In this month's blog post, Embarker Kathleen S. provides an overview of the online course offered by UC San Diego Extension that's designed to help new copyeditors launch their freelance careers. Leave your questions or comments below!
WHEN I COMPLETED MY SPECIALIZED CERTIFICATE IN COPYEDITING through the online program at UC San Diego Extension, I felt ready to dive in and get my new career underway. I envisioned lots of assignments to keep me busy and happily engaged in my new occupation. However, the cold truth for any freelancer, and colder still for editorial types who may not love marketing and greasing the gears of industry, is that you can't engage in your chosen profession without figuring out the basics of business.
No marketing means no new work. No understanding of the back-office aspects of running a business means no sustainability.
Fortunately, UC San Diego Extension provides a course associated with their copyediting program that goes beyond the fundamentals of copyediting. The four-week course, Editing as a Business: How to Succeed on Your Own, gives a comprehensive overview of the necessary steps to establish any freelance copyediting business and a framework for thinking about your own business goals.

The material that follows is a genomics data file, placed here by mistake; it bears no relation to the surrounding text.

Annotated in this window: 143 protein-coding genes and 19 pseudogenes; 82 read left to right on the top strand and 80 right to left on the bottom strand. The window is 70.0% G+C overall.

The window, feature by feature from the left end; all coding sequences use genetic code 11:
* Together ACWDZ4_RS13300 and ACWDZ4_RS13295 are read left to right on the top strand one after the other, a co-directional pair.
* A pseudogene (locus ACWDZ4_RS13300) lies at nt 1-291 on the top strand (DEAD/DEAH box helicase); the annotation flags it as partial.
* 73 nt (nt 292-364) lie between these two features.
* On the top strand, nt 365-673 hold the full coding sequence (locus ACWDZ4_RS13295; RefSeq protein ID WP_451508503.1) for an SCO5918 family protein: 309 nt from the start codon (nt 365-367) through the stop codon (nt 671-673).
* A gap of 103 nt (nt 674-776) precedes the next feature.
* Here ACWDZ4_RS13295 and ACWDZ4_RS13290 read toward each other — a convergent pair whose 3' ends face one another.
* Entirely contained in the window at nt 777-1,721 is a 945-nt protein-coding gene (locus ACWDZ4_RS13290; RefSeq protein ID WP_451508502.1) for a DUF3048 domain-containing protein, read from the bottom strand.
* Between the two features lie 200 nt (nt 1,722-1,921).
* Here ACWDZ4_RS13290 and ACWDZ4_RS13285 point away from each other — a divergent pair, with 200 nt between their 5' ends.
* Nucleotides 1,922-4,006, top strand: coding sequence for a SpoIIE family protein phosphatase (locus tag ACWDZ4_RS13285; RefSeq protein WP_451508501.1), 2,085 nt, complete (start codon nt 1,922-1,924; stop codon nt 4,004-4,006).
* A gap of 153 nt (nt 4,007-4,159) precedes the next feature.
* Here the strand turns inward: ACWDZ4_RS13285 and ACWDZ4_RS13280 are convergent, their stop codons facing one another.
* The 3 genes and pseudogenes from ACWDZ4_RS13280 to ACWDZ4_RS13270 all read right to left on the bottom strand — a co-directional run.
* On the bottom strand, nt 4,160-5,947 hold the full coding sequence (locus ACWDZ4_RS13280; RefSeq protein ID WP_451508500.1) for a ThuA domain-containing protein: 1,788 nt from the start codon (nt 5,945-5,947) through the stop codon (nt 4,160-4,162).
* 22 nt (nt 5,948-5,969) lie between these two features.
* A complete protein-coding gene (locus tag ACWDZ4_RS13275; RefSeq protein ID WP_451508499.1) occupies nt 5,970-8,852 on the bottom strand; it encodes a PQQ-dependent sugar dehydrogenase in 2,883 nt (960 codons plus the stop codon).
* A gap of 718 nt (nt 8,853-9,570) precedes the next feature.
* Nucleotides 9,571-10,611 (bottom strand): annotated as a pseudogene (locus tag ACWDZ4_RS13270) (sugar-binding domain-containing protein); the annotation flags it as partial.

To anyone who is ready to get a new freelance business underway, especially a first-timer such as myself, I say a four-week breather to develop some understanding of business essentials is time well spent indeed.
The online course had four learning objectives:
• Know how to launch and maintain an editing business
• Know where to obtain valuable resources related to running an editing business
• Develop a plan to find and approach potential clients
• Develop an online professional business presence
The online program uses Blackboard, an interactive learning site. Each week, new web-based lectures are provided by the instructor, along with reading materials and thought-provoking assignments about which detailed feedback is given. I found participation in the student/instructor discussion forum especially helpful as it introduced a wide array of views and resource referrals.